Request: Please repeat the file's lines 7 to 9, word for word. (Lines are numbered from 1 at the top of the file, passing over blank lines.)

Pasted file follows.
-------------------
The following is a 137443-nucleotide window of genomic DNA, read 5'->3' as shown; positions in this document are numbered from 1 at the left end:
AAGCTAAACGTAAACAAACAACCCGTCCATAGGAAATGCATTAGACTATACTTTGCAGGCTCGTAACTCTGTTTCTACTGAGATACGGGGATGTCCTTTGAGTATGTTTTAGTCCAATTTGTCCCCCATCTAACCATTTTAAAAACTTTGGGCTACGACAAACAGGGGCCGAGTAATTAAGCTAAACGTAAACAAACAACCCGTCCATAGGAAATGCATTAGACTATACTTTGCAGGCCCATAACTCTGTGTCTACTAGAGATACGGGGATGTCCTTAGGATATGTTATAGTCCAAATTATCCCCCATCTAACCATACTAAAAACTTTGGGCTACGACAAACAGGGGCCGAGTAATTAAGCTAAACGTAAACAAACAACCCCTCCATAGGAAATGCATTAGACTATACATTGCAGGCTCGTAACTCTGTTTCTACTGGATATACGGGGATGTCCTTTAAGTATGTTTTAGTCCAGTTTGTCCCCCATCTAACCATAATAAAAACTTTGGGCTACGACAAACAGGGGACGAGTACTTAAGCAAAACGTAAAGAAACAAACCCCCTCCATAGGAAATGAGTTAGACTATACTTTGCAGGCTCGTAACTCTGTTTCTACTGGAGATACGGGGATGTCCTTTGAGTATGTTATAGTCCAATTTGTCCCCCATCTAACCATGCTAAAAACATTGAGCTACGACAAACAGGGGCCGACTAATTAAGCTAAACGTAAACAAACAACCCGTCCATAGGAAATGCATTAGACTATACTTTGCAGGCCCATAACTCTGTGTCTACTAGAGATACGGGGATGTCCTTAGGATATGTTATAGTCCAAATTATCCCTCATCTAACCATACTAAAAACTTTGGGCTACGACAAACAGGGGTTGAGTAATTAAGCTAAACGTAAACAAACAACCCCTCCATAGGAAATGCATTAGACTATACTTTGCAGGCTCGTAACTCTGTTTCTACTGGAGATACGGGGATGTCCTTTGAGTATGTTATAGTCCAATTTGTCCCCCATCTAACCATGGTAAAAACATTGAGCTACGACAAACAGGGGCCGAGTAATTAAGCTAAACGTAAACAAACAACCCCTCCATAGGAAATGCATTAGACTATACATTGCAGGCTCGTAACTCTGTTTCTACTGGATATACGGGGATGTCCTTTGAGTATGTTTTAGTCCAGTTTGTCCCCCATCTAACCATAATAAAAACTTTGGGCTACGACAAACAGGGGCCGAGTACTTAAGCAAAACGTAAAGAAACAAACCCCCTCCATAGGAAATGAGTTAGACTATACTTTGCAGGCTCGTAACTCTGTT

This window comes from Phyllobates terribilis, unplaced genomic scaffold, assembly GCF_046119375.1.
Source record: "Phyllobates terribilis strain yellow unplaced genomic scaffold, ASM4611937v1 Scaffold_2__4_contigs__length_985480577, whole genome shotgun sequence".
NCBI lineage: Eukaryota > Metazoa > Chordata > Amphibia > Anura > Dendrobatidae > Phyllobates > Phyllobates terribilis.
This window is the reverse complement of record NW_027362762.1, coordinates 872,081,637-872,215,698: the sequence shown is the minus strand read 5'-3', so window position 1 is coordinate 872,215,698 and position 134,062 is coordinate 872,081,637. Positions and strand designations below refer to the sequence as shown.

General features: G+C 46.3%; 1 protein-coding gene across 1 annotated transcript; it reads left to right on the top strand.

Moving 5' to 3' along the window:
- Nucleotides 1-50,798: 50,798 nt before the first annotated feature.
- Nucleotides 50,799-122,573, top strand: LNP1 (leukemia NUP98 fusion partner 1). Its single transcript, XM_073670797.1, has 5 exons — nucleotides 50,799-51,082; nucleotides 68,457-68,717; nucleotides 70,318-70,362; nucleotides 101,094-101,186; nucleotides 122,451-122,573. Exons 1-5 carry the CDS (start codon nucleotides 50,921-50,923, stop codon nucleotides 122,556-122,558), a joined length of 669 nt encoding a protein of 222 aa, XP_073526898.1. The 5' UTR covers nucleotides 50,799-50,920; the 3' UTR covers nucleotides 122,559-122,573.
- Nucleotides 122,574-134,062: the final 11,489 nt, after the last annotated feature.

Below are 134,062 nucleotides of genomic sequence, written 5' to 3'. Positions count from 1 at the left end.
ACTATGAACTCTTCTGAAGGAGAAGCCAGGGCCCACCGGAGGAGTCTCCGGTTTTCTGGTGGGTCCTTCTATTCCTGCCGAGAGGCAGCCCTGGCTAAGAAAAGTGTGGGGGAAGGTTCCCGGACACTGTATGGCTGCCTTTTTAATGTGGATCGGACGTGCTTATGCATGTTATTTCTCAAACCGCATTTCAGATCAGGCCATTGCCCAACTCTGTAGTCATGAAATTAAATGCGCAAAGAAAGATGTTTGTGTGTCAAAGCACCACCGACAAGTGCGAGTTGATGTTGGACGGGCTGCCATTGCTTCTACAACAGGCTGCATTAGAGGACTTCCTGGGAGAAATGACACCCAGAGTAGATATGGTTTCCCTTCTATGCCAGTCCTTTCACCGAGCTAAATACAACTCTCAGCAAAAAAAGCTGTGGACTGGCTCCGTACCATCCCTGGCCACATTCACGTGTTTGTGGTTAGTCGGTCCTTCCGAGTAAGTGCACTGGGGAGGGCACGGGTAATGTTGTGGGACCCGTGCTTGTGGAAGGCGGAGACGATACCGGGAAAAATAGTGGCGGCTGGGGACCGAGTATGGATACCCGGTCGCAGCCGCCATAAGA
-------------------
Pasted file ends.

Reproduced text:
General features: G+C 46.3%; 1 protein-coding gene across 1 annotated transcript; it reads left to right on the top strand.

Moving 5' to 3' along the window:
- Nucleotides 1-50,798: 50,798 nt before the first annotated feature.